Moise v. Family Dollar Stores of New York, Inc. et al

Filing 22

OPINION AND ORDER: re: 12 MOTION to Compel Arbitration filed by Family Dollar Stores of New York, Inc., Family Dollar Services, Inc. For the foregoing reasons, Family Dollar's motion to compel arbitration and to stay these proceedings is granted, and this action is stayed. The Clerk of Court is respectfully directed to terminate the motion pending at Docket No.12. SO ORDERED. (Signed by Judge Ronnie Abrams on 6/01/2017) (ama)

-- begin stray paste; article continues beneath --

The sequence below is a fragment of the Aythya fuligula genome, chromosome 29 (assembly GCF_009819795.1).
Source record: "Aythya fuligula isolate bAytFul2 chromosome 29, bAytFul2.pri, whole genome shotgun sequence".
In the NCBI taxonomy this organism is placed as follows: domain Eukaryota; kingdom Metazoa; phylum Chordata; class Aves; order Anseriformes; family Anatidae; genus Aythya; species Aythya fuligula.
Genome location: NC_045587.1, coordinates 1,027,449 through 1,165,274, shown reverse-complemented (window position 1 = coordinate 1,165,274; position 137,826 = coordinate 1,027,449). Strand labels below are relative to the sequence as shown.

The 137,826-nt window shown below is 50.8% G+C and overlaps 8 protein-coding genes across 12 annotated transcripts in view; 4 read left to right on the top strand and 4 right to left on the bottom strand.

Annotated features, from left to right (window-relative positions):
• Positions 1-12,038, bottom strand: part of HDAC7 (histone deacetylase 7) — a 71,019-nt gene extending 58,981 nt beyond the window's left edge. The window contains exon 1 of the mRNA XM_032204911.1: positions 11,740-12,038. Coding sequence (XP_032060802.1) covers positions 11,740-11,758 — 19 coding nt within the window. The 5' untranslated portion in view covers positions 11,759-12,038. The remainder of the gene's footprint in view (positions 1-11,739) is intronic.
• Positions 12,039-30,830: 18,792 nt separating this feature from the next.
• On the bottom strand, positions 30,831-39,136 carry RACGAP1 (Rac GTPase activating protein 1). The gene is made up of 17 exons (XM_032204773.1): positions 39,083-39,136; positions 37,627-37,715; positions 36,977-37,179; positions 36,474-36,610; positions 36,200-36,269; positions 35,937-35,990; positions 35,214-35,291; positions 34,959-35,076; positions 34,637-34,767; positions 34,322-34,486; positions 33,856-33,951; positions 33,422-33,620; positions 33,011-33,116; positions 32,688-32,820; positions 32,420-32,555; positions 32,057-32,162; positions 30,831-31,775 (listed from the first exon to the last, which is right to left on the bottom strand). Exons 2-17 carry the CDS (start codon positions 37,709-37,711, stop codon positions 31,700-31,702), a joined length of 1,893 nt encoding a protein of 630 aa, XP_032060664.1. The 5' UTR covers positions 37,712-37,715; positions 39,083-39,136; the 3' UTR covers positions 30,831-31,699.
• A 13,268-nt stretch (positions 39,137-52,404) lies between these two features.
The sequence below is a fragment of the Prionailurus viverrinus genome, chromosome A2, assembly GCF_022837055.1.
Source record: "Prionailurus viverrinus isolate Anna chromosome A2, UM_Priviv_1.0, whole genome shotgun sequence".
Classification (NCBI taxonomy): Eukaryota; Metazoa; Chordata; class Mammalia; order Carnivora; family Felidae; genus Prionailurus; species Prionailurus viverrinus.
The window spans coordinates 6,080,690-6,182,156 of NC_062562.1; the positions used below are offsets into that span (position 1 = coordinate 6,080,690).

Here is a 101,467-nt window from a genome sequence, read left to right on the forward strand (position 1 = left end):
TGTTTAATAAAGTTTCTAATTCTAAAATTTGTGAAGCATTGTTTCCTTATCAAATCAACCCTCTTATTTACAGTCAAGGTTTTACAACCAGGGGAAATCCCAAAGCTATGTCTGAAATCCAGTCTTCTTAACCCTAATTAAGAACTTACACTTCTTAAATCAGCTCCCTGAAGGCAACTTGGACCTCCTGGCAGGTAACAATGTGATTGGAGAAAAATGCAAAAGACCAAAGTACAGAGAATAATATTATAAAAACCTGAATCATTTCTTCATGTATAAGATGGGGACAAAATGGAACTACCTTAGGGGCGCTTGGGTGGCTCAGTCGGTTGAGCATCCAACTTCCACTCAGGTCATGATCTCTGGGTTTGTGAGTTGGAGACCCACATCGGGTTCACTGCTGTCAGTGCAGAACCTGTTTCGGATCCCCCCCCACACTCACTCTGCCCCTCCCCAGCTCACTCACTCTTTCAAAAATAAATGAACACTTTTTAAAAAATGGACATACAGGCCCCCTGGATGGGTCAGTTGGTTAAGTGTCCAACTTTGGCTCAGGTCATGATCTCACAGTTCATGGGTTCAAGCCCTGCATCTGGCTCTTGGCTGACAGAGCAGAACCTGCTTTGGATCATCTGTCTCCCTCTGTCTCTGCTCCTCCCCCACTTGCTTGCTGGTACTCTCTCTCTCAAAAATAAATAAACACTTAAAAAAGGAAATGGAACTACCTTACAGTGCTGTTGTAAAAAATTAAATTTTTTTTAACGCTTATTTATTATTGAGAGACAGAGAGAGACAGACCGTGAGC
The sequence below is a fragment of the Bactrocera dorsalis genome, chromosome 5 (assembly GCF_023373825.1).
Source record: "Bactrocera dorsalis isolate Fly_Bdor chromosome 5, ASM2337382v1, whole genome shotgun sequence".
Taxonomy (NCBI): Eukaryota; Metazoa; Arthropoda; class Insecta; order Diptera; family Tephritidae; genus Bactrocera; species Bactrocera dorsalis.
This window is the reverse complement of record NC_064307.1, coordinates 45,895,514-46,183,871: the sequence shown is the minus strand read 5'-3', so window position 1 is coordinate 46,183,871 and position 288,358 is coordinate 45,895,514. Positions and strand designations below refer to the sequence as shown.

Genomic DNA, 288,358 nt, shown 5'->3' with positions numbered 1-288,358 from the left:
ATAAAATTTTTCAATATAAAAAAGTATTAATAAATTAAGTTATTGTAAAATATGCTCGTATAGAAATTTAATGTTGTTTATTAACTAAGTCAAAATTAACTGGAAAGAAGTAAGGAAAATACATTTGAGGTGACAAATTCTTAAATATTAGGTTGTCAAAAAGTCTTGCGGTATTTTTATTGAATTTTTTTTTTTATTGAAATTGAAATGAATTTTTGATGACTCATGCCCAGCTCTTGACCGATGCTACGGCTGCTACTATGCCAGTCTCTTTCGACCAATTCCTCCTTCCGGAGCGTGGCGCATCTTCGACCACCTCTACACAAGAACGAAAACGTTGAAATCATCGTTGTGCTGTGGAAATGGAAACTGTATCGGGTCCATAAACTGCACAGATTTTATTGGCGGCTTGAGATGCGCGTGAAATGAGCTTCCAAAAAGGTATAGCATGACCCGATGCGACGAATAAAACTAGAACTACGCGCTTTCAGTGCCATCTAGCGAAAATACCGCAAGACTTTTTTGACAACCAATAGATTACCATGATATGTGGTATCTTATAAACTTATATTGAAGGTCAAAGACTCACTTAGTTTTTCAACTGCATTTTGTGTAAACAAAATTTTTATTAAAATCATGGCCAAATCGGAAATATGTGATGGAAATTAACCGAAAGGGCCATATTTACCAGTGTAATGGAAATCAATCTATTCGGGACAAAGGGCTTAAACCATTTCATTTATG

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UNITED STATES DISTRICT COURT SOUTHERN DISTRICT OF NEW YORK USDC-SDNY DOCUMENT ELECTRONICALLY FILED DOC#: DATE FILED: 06/01/2017 JOCELYN MOISE, Plaintiff, No. 16-CV-6314 (RA) V. FAMILY DOLLAR STORES OF NEW YORK, INC. and FAMILY DOLLAR SERVICES, INC., OPINION & ORDER Defendants. RONNIE ABRAMS, United States District Judge: Plaintiff Jocelyn Moise brings this action against his former employer, Defendants Family Dollar Stores of New York, Inc. and Family Dollar Services, Inc. (collectively, "Family Dollar"), under the Fair Labor Standards Act ("FLSA") and the New York Labor Law ("NYLL"). Family Dollar moves to compel arbitration and to stay these proceedings. For the reasons set forth below, Family Dollar's motion is granted, and this action is stayed. BACKGROUND From approximately July 2013 through June 2016, Moise worked as a "store supervisor/shelf-stocker" at a Family Dollar store in the Bronx. See Compl. irir 7, 22-23 (Dkt. 3). Moise alleges that he worked an average of ninety hours per week without receiving overtime compensation. See id. irir 30, 32. On August 9, 2016, Moise filed a complaint in this action, claiming that Defendants violated the overtime provisions of the FLSA and the NYLL. See id. irir 34-39. On September 26, 2016, Family Dollar moved to compel arbitration. See Mot. to Compel Arbitration (Dkt. 12). Family Dollar claims that it provides its employees an online training program known as Family Dollar University ("FDU"), which includes a course titled "Open Door & Arbitration at Family Dollar." See Deel. of Matthew Broel in Supp. of Mot. to Compel Arbitration ifil 4, 8, Ex. A (Dkt. 16). This online training course presents several slides and, ultimately, an arbitration agreement titled "Mutual Agreement to Arbitrate Claims" (the "Agreement"). See id. iii! 9-11, Exs. A, B. The Agreement provides: "All disputes covered by this Agreement between me and [Family Dollar] shall be decided by an arbitrator through arbitration and not by way of court or jury trial." Broel Deel. Ex. B at 1(boldface in original). Under a section titled "DISPUTES COVERED BY THE AGREEMENT," the Agreement states: "[Family Dollar] and I mutually consent and agree to the resolution by arbitration of all claims or controversies, past, present, or future ... including without limitation, claims arising out of or related to my ... assignment/employment." Id. (boldface in original). "Further,'' the agreement continues, "covered Disputes include any claim or controversy regarding the Agreement or any portion of the Agreement or its interpretation, enforceability, applicability, unconscionability, arbitrability or formation, or whether the Agreement or any portion of the Agreement is void or voidable." Id. The agreement then lists a number of claims that qualify as covered disputes, including claims under "all employment related laws, including, but not limited to ... the Fair Labor Standards Act ... and any such related or similar state or local laws." Id. 1 1 The Agreement states that it "it is between [the employee] and Family Dollar, Inc. (the 'Company')." Broel Deel. Ex. B. The Agreement further provides that "[a]ny reference to Company will be a reference also to Company's parents, subsidiaries, partners, divisions, and affiliated entities, and all successors and assigris of any of them." Id. Moise has named Family Dollar Stores of New York, Inc. and Family Dollar Services, Inc. as defendants. Moise does not argue that these named defendants are not parties to the Agreement. Accordingly, the Court assumes that the Family Dollar entities named as defendants in this action fall within the Agreement's definition of "Company" and are thus parties to the Agreement. 2 A signature line appears at the end of the Agreement. See id. Above the signature line, the Agreement reads: BY CLICKING THE "I ACCEPT" BUTTON OR SIGNING BELOW, I ACKNOWLEDGE THAT I HAVE CAREFULLY READ AND UNDERSTAND THIS AGREEMENT AND AGREE TO ITS TERMS. I AGREE THAT THROUGH THIS AGREEMENT, THE COMPANY AND I ARE GIVING UP OUR RIGHTS TO A JURY TRIAL AND THAT PURSUANT TO THE TERMS OF THIS AGREEMENT; WE ARE AGREEING TO ARBITRATE DISPUTES COVERED BY THIS AGREEMENT. Id. at 3 (capitalization and boldface in original). If the employee has both downloaded and viewed the Agreement, he may then click a checkbox labeled "I ACCEPT" in the online training program. See Broel Deel. ii 14, Ex. A. Below this checkbox, the following text appears: AGREEMENT By clicking "I Accept", I acknowledge that I have carefully read and understand this agreement and agree to its terms. I agree that through this agreement, the company and I are giving up our rights to a jury trial and that pursuant to the terms of this agreement, we are agreeing to arbitrate disputes covered by this agreement. I further understand and agree to the use of electronic method of signature to demonstrate my acceptance and agreement to the terms of the agreement. Broel Deel. Ex. A (boldface in original). Below this text is another "I ACCEPT" checkbox. See id. Family Dollar's system automatically records the date and time on which an employee completes the online training portal. See Broel Deel. ii 17. Family Dollar's records indicate that Moise received, reviewed, and acknowledged the Agreement on September 28, 2013. See id. ii 19, Ex. C. In addition, a record of Moise's "Leaming History" lists the status of the "Open Door and Arbitration at Family Dollar" course as "COMPLETE," and includes a comment that reads, "Completion noted in FDU on October 11, 2013." Id. ii 20, Ex. D. On October 10, 2016, Moise filed an opposition to Family Dollar's motion to compel 3 arbitration, accompanied by a personal declaration. See PI. 's Opp'n Mem. (Dkt. 18); Moise Deel. (Dkt. 17). In his declaration, Moise states that he does not "recall receiving or reviewing the Open Door Guidelines and/or Arbitration Agreement on September 28, 2013 or at any time thereafter prior to my termination." Moise Deel. ii 35. Moise also states that, even if he did access the agreement, he believes he "had no choice but to accept the terms without a full and complete understanding of the implications of the agreement because it was a computer program that required [him] to click on the screen to continue to access the next screen and that [he] had no other choice but to agree to the terms if [he] wished to continue employment with defendants." Id. ii 37. On October 17, 2017, Family Dollar filed a reply. See Defs.' Reply Mem. (Dkt. 19). LEGAL STANDARD The Federal Arbitration Act (FAA) provides that an arbitration agreement "shall be valid, irrevocable, and enforceable, save upon such grounds as exist at law or in equity for the revocation of any contract." 9 U.S.C. § 2. Enacted to "revers[ e] centuries of judicial hostility to arbitration agreements," Bird v. Shearson Lehman/Am. Express, Inc., 926 F.2d 116, 119 (2d Cir. 1991) (citation omitted), the FAA "embodies the national policy favoring arbitration and places arbitration agreements on equal footing with all other contracts," Buckeye Check Cashing, Inc. v. Cardegna, 546 U.S. 440, 443 (2006). "This policy is founded on a desire to preserve the parties' ability to agree to arbitrate, rather than litigate, disputes." Nicosia v., Inc., 834 F.3d 220, 229 (2d Cir. 2016) (alteration omitted) (quoting Schnabel v. Trilegiant Corp., 697 F.3d 110, 118 (2d Cir. 2012)). "But the FAA 'does not require parties to arbitrate when they have not agreed to do so."' Id. (quoting Schnabel, 697 F.3d at 118); accord AT & T Techs. v. Commc 'ns Workers of Am., 475 U.S. 643, 648 (1986) ("[A]rbitration is a matter of contract and a party cannot be required to submit to arbitration any dispute which he has not agreed so to submit." (citation 4 omitted)). Under the FAA, a party to an arbitration agreement may petition a district court for "an order directing that ... arbitration proceed in the manner provided for in such agreement." 9 U.S.C. § 4. "In resolving a claim that an action must be arbitrated pursuant to an arbitration agreement, [a district court] must determine: (1) whether the parties entered into an agreement to arbitrate; (2) if so, the scope of that agreement; (3) if federal statutory claims are asserted, whether Congress intended those claims to be nonarbitrable; and (4) if some, but not all, claims are subject to arbitration, whether to stay the balance of the proceedings pending arbitration." Begonja v. Vornado Realty Tr., 159 F. Supp. 3d 402, 408-09 (S.D.N.Y. 2016) (citing Guyden v. Aetna, Inc., 544 F.3d 376, 382 (2d Cir. 2008)). "Whether or not the parties have agreed to arbitrate is a question of state contract law." Schnabel, 697 F.3d at 119. 2 "In deciding motions to compel, courts apply a 'standard similar to that applicable for a motion for summary judgment."' Nicosia, 834 F .3d at 229 (quoting Bensadoun v. Jobe-Rial, 316 F.3d 171, 175 (2d Cir. 2003)). A court must therefore "consider all relevant, admissible evidence submitted by the parties" and "draw all reasonable inferences in favor of the non-moving party." Id. (citations omitted). DISCUSSION A. Existence of an Arbitration Agreement In opposing Family Dollar's motion, Moise first argues that there is no arbitration agreement for the Court to enforce. Specifically, Moise argues that he never entered into an arbitration agreement because: (1) he does not recall receiving or reviewing the Agreement, (2) he 2 The parties do not dispute that New York law governs this agreement. 5 did not read or fully understand the any arbitration agreement he may have signed, and (3) to the extent that he signed any arbitration agreement, he did so under "economic duress or coercion." See Pl.'s Opp'n Mem. at 5-9. These arguments fail. First, Moise's claim that he does not "recall" receiving the Agreement does not create a genuine dispute as to whether he signed it. It is well-established that a "mere assertion that one does not recall signing a document does not, by itself, create an issue of fact as to whether a signature on a document is valid-especially in the absence of any evidence the document was fabricated." Gonder v. Dollar Tree Stores, Inc., 144 F. Supp. 3d 522, 528 (S.D.N.Y. 2015) (emphasis in original); see also, e.g., Vardanyan v. Close-Up Int'!, Inc., 315 F. App'x 315, 31718 (2d Cir. 2009) (summary order) (holding that a plaintiffs "statement that he does not remember whether he signed the document does not conflict with the testimony and evidence that defendants have submitted about the terms of that agreement"). Moise does not claim that he did not sign the Agreement, instead asserting that he "do[ es] not recall receiving or reviewing" it. Moise Deel. ii 35. Family Dollar, however, has submitted a record of the date and time on which Moise "received, reviewed, and acknowledged" the Agreement through its online training program. See Broel Deel. ii 17, 19, Ex. C. 3 Moise does not argue that this record is fabricated or inaccurate. Instead, he argues that the record could have provided even more information, including "whether the links preceding the checkboxes were accessed at a certain time and date during the online training session" and "when the online training session was first accessed." Pl. 's Opp'n Mem. at 3 Family Dollar submitted several other records indicating that Moise did, in fact, receive and review the agreement, including a note in his "Leaming History," see Broel Deel. if 20, Ex. D, and a record that Moise used his unique employee identification number to mark the task of reviewing the Open Door and Arbitration training program as complete, see Deel. of Natalie Neely in Supp. of Mot. to Compel Arbitration if 7, Ex. D (Dkt. 20). 6 8. But even without these details, the report undisputedly demonstrates that Moise "reviewed and accepted" the Agreement in the online training portal. See Broel Deel. Ex. C. Accordingly, the fact that Moise does not recall receiving the Agreement does not demonstrate the existence of any genuine dispute as to whether he signed it. See, e.g., Gonder, 144 F. Supp. 3d at 528 (finding no dispute of fact as to whether an employee signed an arbitration agreement based on records of that the employee accessed an electronic portal containing hiring paperwork, created a unique password for use in signing the documents, and signed the agreement using this password, where the employee alleged that he did not recall signing the documents); Victoria v. Sammy's Fishbox Realty Co., LLC, No. 14-CV-8678 (CM), 2015 WL 2152703, at *11 (S.D.N.Y. May 6, 2015) (finding that parties' assertions that "they 'do not recall' signing an arbitration agreement," without more, "are insufficient to challenge the existence of the agreements"); Padro v. Citibank, NA., No. 14-CV-2986 (NGG), 2015 WL 1802132, at *5 (E.D.N.Y. Apr. 20, 2015) ("[I]t is not relevant, for purposes of [a motion to compel arbitration], whether Plaintiff recalls signing documents acknowledging the Employment Arbitration Policy, or whether she subjectively understood at the time the contents thereof."). Second, Moise's claim that he did not read or fully understand the Agreement does not demonstrate a genuine dispute as to the formation of an arbitration agreement. Under New York law, "[a] party is under an obligation to read a document before he or she signs it, and a party cannot generally avoid the effect of a [document] on the ground that he or she did not read it or know its contents." Brandywine Pavers, LLCv. Bombard, 970 N.Y.S.2d 653, 655 (1st Dep't 2013) (alterations in original) (quoting Cash v. Titan Fin. Servs., Inc., 873 N.Y.S.2d 642, 645 (2d Dep't 2009)); see also, e.g., Kai Peng v. Uber Techs., Inc., No. 16-CV-545 (PKC) (RER), 2017 WL 722007, at *9 (E.D.N.Y. Feb. 23, 2017) (under New York law, "failure to read a contract is not a 7 defense to contract formation"); Kamdem-Ouaffo v. Pepsico, Inc., 160 F. Supp. 3d 553, 565 (S.D.N.Y. 2016) ("[U]nder New York law, a party's failure to read or understand a contract that it signs does not relieve it of its obligation to be bound by the contract." (alteration omitted) (internal quotation marks omitted)), ajf'd, 657 F. App'x 949 (Fed. Cir. 2016) (unpublished), cert. denied, 13 7 S. Ct. 1096 (2017); Pig Newton, Inc. v. Eds. of Dirs. of Motion Picture Indus. Pension Plan, 95 F. Supp. 3d 366, 379 (S.D.N.Y. 2015) (under New York law, a "person who signs an agreement is conclusively bound by it even if he did not read the agreement or understand its terms" (citation omitted)), ajf'd, No. 15-1029, 2017 WL 1087852 (2d Cir. Mar. 21, 2017). Thus, Moise's "contention that [he] did not read the entire Arbitration Agreement, by itself, does not create a material factual dispute." Marciano v. DCH Auto Grp., 14 F. Supp. 3d 322, 330 (S.D.N.Y. 2014). Third, Moise cannot avoid the binding effects of the Agreement by asserting that he signed it "under economic duress and coercion." Pl.'s Opp'n Mem. at 6. Under New York law, the defense of economic duress or coercion is "reserved for extreme and extraordinary cases, where the party asserting economic duress can show (1) threats of an unlawful act by one party that (2) compel performance by the other party of an act that it had a legal right to abstain from performing." Adler v. Lehman Bros. Holdings Inc. (Jn re Lehman Bros. Holdings Inc.), 855 F.3d 459, 477 (2d Cir. 2017) (alterations omitted) (internal quotation marks omitted). "However, 'the person claiming duress must act promptly to repudiate the contract or release or he will be deemed to have waived his right to do so."' VKK Corp. v. Nat'l Football League, 244 F.3d 114, 122 (2d Cir. 2001) (quoting DiRose v. PK Mgmt. Corp., 691 F.2d 628, 633-34 (2d Cir. 1982)); accord United States v. Twenty Miljam-350 JED Jammers, 669 F.3d 78, 89 (2d Cir. 2011). "A party may ratify a contract or release entered into under duress by 'intentionally accepting benefits under the contract,' by 'remaining silent or acquiescing in the contract for a period of time after he has the 8 opportunity to avoid it,' or by 'acting upon it, performing under it, or affirmatively acknowledging it."' VKK Corp., 244 F.3d at 123 (quoting In re Boston Shipyard Corp., 886 F.2d 451, 455 (1st Cir. 1989)). Here, Moise signed the arbitration agreement in September 2013, see Broel Deel. if 19, Ex. C, but continued working at Family Dollar until June 2016, see Moise Deel. if 3. Moise does not claim that he repudiated the Agreement at any point during this period, and he has offered no explanation for remaining silent for nearly three years. See VKK Corp., 244 F.3d at 123 (noting that "[ d]elays as short as six months have been held to constitute forfeiture of the claim" of economic duress). Moise is thus deemed to have affirmed the agreement and cannot avoid the binding effects of its terms under the doctrine of economic duress or coercion. B. Unconscionability Moise next argues that the arbitration agreement is unconscionable under New York law. See Pl.' s Opp 'n Mem. at 9-11. This argument is for the arbitrator to decide. It is well-established that, "as a matter of substantive federal arbitration law, an arbitration provision is severable from the remainder of the contract," and "unless the challenge is to the arbitration clause itself, the issue of the contract's validity is considered by the arbitrator in the first instance." Buckeye Check Cashing, 546 U.S. at 445-46; see also Prima Paint Corp. v. Flood & Conklin Mfg. Co., 388 U.S. 395, 404 (1967). In Rent-A-Center, West, Inc. v. Jackson, 561 U.S. 63 (2010), the Supreme Court applied these principles to so-called "delegation provisions" within arbitration agreements. The Court held that, when an arbitration agreement contains a provision granting the arbitrator the exclusive authority to decide claims related to arbitrability-including, for example, claims of unconscionability-the "precise agreement to arbitrate at issue" is this delegation provision itself, even though it is nested within a broader arbitration agreement. Id. at 71-72. Thus, if a party challenges the validity of the arbitration agreement as a whole but does 9 not "challenge[] the delegation provision specifically," a court must enforce the delegation provision, "leaving any challenge to the validity of the [a]greement as a whole for the arbitrator." Id. at 72. Under Rent-A-Center, Moise's unconscionability claim is for the arbitrator to decide. The Agreement provides that "any claim or controversy regarding the Agreement['s] ... unconscionability" shall be "decided by an arbitrator through arbitration and not by way of court or jury trial." Broel Deel. Ex. B (boldface omitted). This provision plainly delegates a claim of unconscionability to the arbitrator. Moise did not, however, direct his unconscionability claim to the delegation provision specifically-indeed, Moise's opposition brief does not mention the delegation provision at all. See Pl.'s Opp'n Mem. at 9-12. Moise's failure to direct his attack at the delegation provision is particularly striking because, while his brief quotes from other sections of the Agreement, see id. at 10, it is the delegation provision that specifically addresses the "unconscionability" argument he advances here, Broel Deel. Ex. B. Because Moise's unconscionability claim falls within a provision delegating this claim to the arbitrator, and because Moise did not specifically challenge this provision, the Court must enforce the delegation provision and refer the question of unconscionability to the arbitrator. See Rent-A-Center, 561 U.S. at 71-72; see also, e.g., Philippe v. Red Lobster Rests. LLC, No. 15-CV-2080 (VEC), 2015 WL 4617247, at *4 (S.D.N.Y. Aug. 3, 2015) (granting a motion to compel arbitration where the opposing party did not challenge a delegation provision that "plainly encompass[ ed]" his claim). C. Stay The FAA requires a district court, "on application of one of the parties," to stay an action after determining that "any issue" in the action is "referable to arbitration." 9 U.S.C. § 3. In Katz v. Cellco Partnership, 794 F.3d 341 (2d Cir. 2015), cert. denied, 136 S. Ct. 596 (2015), the Second 10 Circuit held that "the text, structure, and underlying policy of the FAA mandate a stay of proceedings when all of the claims in an action have been referred to arbitration and a stay requested." 794 F.3d at 347. Since the Court has determined that all claims in this action should be referred to arbitration and since Family Dollar has requested a stay, this action will be stayed. CONCLUSION For the foregoing reasons, Family Dollar's motion to compel arbitration and to stay these proceedings is granted, and this action is stayed. The Clerk of Court is respectfully directed to terminate the motion pending at Docket No. 12. SO ORDERED. Dated: i . June 1, 2017 New York, New York Ro rams Uni ed States District Judge 11